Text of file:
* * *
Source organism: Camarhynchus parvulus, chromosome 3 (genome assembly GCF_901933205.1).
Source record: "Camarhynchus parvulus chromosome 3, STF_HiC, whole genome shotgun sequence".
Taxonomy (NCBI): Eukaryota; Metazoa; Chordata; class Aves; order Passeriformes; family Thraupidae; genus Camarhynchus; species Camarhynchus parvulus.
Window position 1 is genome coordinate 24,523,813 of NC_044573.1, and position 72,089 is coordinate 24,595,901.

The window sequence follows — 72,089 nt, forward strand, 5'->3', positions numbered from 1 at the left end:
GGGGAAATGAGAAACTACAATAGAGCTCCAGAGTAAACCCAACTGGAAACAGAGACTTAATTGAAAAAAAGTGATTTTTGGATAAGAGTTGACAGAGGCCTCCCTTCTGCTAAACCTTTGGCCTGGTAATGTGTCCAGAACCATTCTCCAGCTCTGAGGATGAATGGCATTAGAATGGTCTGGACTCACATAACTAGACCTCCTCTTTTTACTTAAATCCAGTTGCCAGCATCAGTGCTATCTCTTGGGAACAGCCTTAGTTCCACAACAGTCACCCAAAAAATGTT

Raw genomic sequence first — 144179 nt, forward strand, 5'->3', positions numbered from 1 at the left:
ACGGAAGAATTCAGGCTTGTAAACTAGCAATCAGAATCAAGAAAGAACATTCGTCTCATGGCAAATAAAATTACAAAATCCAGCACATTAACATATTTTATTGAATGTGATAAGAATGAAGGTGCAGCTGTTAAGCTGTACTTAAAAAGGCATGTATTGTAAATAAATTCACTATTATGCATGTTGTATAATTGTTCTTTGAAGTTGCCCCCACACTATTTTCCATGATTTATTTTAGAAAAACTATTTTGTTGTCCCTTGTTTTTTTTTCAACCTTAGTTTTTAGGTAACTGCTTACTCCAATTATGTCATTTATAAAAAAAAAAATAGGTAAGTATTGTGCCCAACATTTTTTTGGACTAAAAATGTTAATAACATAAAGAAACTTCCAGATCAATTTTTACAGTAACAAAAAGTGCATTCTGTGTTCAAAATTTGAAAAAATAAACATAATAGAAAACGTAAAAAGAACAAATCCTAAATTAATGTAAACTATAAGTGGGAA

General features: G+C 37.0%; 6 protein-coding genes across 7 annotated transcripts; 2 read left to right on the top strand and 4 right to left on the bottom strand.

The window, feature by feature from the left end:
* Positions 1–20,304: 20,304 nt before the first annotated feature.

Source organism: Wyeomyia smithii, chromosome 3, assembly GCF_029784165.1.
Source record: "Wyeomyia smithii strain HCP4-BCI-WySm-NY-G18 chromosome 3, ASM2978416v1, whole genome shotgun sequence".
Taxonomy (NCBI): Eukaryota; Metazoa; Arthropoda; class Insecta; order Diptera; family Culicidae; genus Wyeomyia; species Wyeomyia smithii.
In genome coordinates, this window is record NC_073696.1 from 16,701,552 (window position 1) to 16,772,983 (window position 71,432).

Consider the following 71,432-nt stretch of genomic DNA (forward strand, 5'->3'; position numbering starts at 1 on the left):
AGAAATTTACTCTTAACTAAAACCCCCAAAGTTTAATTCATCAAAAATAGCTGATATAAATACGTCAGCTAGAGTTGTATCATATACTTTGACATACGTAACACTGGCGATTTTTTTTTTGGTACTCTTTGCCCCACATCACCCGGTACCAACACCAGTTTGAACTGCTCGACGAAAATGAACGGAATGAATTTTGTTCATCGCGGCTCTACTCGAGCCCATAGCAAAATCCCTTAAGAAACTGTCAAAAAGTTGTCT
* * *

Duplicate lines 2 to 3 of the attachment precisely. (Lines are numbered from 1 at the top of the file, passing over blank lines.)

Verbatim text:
Source record: "Camarhynchus parvulus chromosome 3, STF_HiC, whole genome shotgun sequence".
Taxonomy (NCBI): Eukaryota; Metazoa; Chordata; class Aves; order Passeriformes; family Thraupidae; genus Camarhynchus; species Camarhynchus parvulus.